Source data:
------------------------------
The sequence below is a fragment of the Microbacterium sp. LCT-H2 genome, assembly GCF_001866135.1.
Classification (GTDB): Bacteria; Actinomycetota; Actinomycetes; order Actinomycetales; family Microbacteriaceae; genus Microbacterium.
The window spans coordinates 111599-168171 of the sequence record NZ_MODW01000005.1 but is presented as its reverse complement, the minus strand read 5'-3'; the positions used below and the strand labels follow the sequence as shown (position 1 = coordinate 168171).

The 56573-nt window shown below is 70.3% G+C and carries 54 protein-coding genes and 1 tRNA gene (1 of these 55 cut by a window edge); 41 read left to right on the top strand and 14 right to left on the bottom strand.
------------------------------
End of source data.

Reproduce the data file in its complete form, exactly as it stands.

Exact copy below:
The sequence below is a fragment of the Microbacterium sp. LCT-H2 genome, assembly GCF_001866135.1.
Classification (GTDB): Bacteria; Actinomycetota; Actinomycetes; order Actinomycetales; family Microbacteriaceae; genus Microbacterium.
The window spans coordinates 111599-168171 of the sequence record NZ_MODW01000005.1 but is presented as its reverse complement, the minus strand read 5'-3'; the positions used below and the strand labels follow the sequence as shown (position 1 = coordinate 168171).

The 56573-nt window shown below is 70.3% G+C and carries 54 protein-coding genes and 1 tRNA gene (1 of these 55 cut by a window edge); 41 read left to right on the top strand and 14 right to left on the bottom strand.